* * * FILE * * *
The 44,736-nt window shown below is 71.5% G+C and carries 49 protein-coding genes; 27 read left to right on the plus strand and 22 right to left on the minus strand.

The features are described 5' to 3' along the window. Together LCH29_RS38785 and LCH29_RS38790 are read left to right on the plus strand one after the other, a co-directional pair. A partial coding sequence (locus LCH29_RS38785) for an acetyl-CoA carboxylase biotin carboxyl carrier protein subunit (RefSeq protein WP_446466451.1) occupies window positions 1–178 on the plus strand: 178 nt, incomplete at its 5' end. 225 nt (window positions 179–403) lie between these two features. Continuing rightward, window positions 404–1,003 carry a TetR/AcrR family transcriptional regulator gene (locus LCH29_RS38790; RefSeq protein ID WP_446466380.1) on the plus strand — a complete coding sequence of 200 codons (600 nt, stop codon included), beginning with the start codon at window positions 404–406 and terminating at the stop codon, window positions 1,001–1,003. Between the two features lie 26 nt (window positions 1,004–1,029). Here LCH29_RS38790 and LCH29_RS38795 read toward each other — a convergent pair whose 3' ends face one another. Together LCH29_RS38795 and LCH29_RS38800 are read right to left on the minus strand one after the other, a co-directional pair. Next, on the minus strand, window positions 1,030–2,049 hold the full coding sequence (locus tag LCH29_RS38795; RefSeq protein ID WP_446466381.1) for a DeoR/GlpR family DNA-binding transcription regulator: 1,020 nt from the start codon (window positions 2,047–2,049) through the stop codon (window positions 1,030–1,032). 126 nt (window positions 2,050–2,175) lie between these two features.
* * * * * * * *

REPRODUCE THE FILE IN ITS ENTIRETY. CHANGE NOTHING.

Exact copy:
The 44,736-nt window shown below is 71.5% G+C and carries 49 protein-coding genes; 27 read left to right on the plus strand and 22 right to left on the minus strand.

The features are described 5' to 3' along the window. Together LCH29_RS38785 and LCH29_RS38790 are read left to right on the plus strand one after the other, a co-directional pair. A partial coding sequence (locus LCH29_RS38785) for an acetyl-CoA carboxylase biotin carboxyl carrier protein subunit (RefSeq protein WP_446466451.1) occupies window positions 1–178 on the plus strand: 178 nt, incomplete at its 5' end. 225 nt (window positions 179–403) lie between these two features. Continuing rightward, window positions 404–1,003 carry a TetR/AcrR family transcriptional regulator gene (locus LCH29_RS38790; RefSeq protein ID WP_446466380.1) on the plus strand — a complete coding sequence of 200 codons (600 nt, stop codon included), beginning with the start codon at window positions 404–406 and terminating at the stop codon, window positions 1,001–1,003. Between the two features lie 26 nt (window positions 1,004–1,029). Here LCH29_RS38790 and LCH29_RS38795 read toward each other — a convergent pair whose 3' ends face one another. Together LCH29_RS38795 and LCH29_RS38800 are read right to left on the minus strand one after the other, a co-directional pair. Next, on the minus strand, window positions 1,030–2,049 hold the full coding sequence (locus tag LCH29_RS38795; RefSeq protein ID WP_446466381.1) for a DeoR/GlpR family DNA-binding transcription regulator: 1,020 nt from the start codon (window positions 2,047–2,049) through the stop codon (window positions 1,030–1,032). 126 nt (window positions 2,050–2,175) lie between these two features.